Best practice: Each animal is allowed sufficient time to decompress upon entering shelter. The animal then undergoes a temperament test performed by staff or volunteers who are trained and certified in nationally recognized temperament testing protocols, as well as a routine medical exam. If the animal does not have significant medical or behavioral issues, it is made immediately available for adoption or rescue.
A WORD ABOUT BREED-SPECIFIC POLICIES AND PRACTICES…
There is no existing data which indicates a dog’s breed or physical characteristics make it inherently dangerous. In fact, the only rigorous study regarding dog attacks was conducted by the Centers for Disease Control (CDC) and found the following:
- More than 70 percent of all dog bite cases involve unneutered male dogs.
- An unneutered male dog is 2.6 times more likely to bite than is a neutered dog.
- A chained or tethered dog is 2.8 times more likely to bite than a dog who is not chained or tethered.
- 97% of dogs involved in fatal dog attacks in 2006 were not spayed/neutered: 78% were maintained not as pets, but rather for guarding, image enhancement, fighting or breeding; 84% were maintained by reckless owners—these dogs were abused or neglected, not humanely controlled or contained, or allowed to interact with children unsupervised.
The common thread among these dogs who bite? Irresponsible and/or abusive owners. Punish the deed, not the breed! Breeds categorized as “pit bulls” (e.g. American Pit Bull Terrier, American Staffordshire Terrier, and Staffordshire Bull Terrier) have temperaments ranked higher than the national average, according to the American Temperament Test Society. That’s right – pitties rank better than Beagles, Chihuahuas, and many other popular breeds. The American Society for the Prevention of Cruelty to Animals (ASPCA), CDC, Humane Society, and other reputable agencies have adopted positions against breed-specific policies and practices, citing such policies are expensive and ineffective at reducing the incidence of dog bites.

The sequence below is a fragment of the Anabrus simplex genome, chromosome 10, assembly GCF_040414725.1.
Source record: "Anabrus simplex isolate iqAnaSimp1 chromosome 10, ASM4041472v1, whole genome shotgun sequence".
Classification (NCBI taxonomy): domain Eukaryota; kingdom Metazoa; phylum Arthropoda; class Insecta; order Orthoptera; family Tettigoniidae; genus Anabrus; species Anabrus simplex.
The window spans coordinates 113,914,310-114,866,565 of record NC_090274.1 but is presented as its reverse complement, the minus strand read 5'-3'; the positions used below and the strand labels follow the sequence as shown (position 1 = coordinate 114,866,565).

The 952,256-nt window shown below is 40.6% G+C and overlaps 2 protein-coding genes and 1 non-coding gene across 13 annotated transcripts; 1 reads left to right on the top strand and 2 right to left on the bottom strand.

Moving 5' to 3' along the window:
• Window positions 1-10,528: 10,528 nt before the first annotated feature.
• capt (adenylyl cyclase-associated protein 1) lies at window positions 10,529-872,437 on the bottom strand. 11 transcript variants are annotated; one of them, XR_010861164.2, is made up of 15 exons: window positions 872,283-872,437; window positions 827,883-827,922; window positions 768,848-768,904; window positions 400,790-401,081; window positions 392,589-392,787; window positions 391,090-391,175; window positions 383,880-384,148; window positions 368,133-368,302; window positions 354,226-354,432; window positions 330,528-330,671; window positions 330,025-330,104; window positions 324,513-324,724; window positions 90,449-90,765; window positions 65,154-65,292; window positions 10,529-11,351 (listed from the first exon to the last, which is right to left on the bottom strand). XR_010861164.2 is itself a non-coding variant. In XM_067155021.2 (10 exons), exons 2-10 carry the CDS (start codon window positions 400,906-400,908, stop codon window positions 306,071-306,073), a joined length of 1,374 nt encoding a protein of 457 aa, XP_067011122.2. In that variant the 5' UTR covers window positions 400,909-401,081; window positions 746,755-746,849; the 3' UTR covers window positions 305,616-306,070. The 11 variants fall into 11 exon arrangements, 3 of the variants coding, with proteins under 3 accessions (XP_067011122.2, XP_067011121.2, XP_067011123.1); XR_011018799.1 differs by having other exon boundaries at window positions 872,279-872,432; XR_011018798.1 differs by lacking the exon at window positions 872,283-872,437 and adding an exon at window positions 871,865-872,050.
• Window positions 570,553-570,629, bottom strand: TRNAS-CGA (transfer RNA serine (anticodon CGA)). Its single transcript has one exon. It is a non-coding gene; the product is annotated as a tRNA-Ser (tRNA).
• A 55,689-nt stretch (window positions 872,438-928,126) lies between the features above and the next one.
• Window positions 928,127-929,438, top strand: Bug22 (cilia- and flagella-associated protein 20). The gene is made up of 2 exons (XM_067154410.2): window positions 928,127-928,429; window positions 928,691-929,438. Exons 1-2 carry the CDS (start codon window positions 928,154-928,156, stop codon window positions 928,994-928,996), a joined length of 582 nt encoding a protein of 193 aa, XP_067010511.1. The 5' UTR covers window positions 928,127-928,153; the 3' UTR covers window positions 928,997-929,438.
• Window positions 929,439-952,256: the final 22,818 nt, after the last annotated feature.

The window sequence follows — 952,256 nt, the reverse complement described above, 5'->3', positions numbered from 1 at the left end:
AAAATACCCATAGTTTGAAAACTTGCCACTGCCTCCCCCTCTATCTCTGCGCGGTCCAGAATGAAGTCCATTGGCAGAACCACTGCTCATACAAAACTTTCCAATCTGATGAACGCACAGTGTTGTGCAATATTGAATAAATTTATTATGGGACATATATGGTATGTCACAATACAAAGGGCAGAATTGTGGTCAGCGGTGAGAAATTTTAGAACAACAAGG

MACC’s Policy: For over a decade and until just 30 days ago, Metro Animal Care & Control’s written policy prohibited any pit bulls or “pit bull type dogs” from being adopted. Though not a written policy, we also found that some other “bully” breeds were either being killed due to their breed or were labeled as available to “rescue only.”
When we asked why the breed-specific policy was in place, we were provided several explanations. We were first told it was likely a response to an accusation made several years ago – that MACC was “selling pit bulls out the back door.” Though the claims were never substantiated, we were told this policy was born out of that accusation. We were also told the policy could have a resulted from the recommendations of some insurance providers. Finally, health officials told us they weren’t really certain why the archaic policy was still in place, but with so many animals coming into MACC on a daily basis, it was a way to make “tough decisions.”
Initially, we were less than cautiously optimistic this policy would ever change. However, in an Advisory Council meeting on May 8, it was announced the breed-specific policy would be lifted. Beginning June 1, the first litter of pit bull puppies was offered for adoption, and now MACC’s policy is that all healthy bully pups under 6 months of age may be candidates for adoption. And just 60 days from today, following MACC employees’ certification in ASPCA’s SAFER program, all adult dogs passing a temperament and medical test, regardless of breed, will also have the opportunity to considered for adoption.
This is a huge milestone, and we thank all the petition signers and citizens of Nashville for joining with us to save lives at MACC. Space is still limited, and there is no guarantee for any animal. And as you know, many adoptable animals are not listed on MACC’s PetFinder website, so we need YOU to be a part of these adoption efforts. We have an important role to play in helping spread the word – bully breed puppies are available for adoption at MACC!